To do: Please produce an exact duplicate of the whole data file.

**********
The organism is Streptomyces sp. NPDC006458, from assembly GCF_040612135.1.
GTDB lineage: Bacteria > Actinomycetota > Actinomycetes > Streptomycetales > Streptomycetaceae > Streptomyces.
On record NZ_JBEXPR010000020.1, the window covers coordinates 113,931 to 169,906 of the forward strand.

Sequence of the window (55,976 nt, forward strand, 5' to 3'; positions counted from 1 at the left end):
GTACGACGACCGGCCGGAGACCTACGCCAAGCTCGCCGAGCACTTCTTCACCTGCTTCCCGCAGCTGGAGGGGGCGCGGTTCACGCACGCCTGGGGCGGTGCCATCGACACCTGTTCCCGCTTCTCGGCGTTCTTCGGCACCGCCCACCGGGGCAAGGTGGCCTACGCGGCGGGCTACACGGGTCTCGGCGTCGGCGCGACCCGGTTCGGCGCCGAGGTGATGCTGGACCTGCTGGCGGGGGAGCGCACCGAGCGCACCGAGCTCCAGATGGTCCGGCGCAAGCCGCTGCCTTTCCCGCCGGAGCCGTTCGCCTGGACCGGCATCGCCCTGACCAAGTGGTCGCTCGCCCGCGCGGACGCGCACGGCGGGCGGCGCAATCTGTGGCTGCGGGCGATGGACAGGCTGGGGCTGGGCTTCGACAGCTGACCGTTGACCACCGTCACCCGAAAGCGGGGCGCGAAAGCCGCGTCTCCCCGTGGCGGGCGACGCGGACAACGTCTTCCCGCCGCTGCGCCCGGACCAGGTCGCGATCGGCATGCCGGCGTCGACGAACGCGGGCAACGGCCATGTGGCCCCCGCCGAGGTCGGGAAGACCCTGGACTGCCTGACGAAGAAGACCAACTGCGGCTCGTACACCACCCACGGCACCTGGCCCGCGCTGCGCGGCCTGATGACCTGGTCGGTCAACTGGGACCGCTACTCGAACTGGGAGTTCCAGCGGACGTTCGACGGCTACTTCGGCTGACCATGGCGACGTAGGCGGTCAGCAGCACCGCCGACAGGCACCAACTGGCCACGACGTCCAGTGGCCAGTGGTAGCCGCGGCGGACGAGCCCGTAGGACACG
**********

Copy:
The organism is Streptomyces sp. NPDC006458, from assembly GCF_040612135.1.
GTDB lineage: Bacteria > Actinomycetota > Actinomycetes > Streptomycetales > Streptomycetaceae > Streptomyces.
On record NZ_JBEXPR010000020.1, the window covers coordinates 113,931 to 169,906 of the forward strand.

Sequence of the window (55,976 nt, forward strand, 5' to 3'; positions counted from 1 at the left end):
GTACGACGACCGGCCGGAGACCTACGCCAAGCTCGCCGAGCACTTCTTCACCTGCTTCCCGCAGCTGGAGGGGGCGCGGTTCACGCACGCCTGGGGCGGTGCCATCGACACCTGTTCCCGCTTCTCGGCGTTCTTCGGCACCGCCCACCGGGGCAAGGTGGCCTACGCGGCGGGCTACACGGGTCTCGGCGTCGGCGCGACCCGGTTCGGCGCCGAGGTGATGCTGGACCTGCTGGCGGGGGAGCGCACCGAGCGCACCGAGCTCCAGATGGTCCGGCGCAAGCCGCTGCCTTTCCCGCCGGAGCCGTTCGCCTGGACCGGCATCGCCCTGACCAAGTGGTCGCTCGCCCGCGCGGACGCGCACGGCGGGCGGCGCAATCTGTGGCTGCGGGCGATGGACAGGCTGGGGCTGGGCTTCGACAGCTGACCGTTGACCACCGTCACCCGAAAGCGGGGCGCGAAAGCCGCGTCTCCCCGTGGCGGGCGACGCGGACAACGTCTTCCCGCCGCTGCGCCCGGACCAGGTCGCGATCGGCATGCCGGCGTCGACGAACGCGGGCAACGGCCATGTGGCCCCCGCCGAGGTCGGGAAGACCCTGGACTGCCTGACGAAGAAGACCAACTGCGGCTCGTACACCACCCACGGCACCTGGCCCGCGCTGCGCGGCCTGATGACCTGGTCGGTCAACTGGGACCGCTACTCGAACTGGGAGTTCCAGCGGACGTTCGACGGCTACTTCGGCTGACCATGGCGACGTAGGCGGTCAGCAGCACCGCCGACAGGCACCAACTGGCCACGACGTCCAGTGGCCAGTGGTAGCCGCGGCGGACGAGCCCGTAGGACACG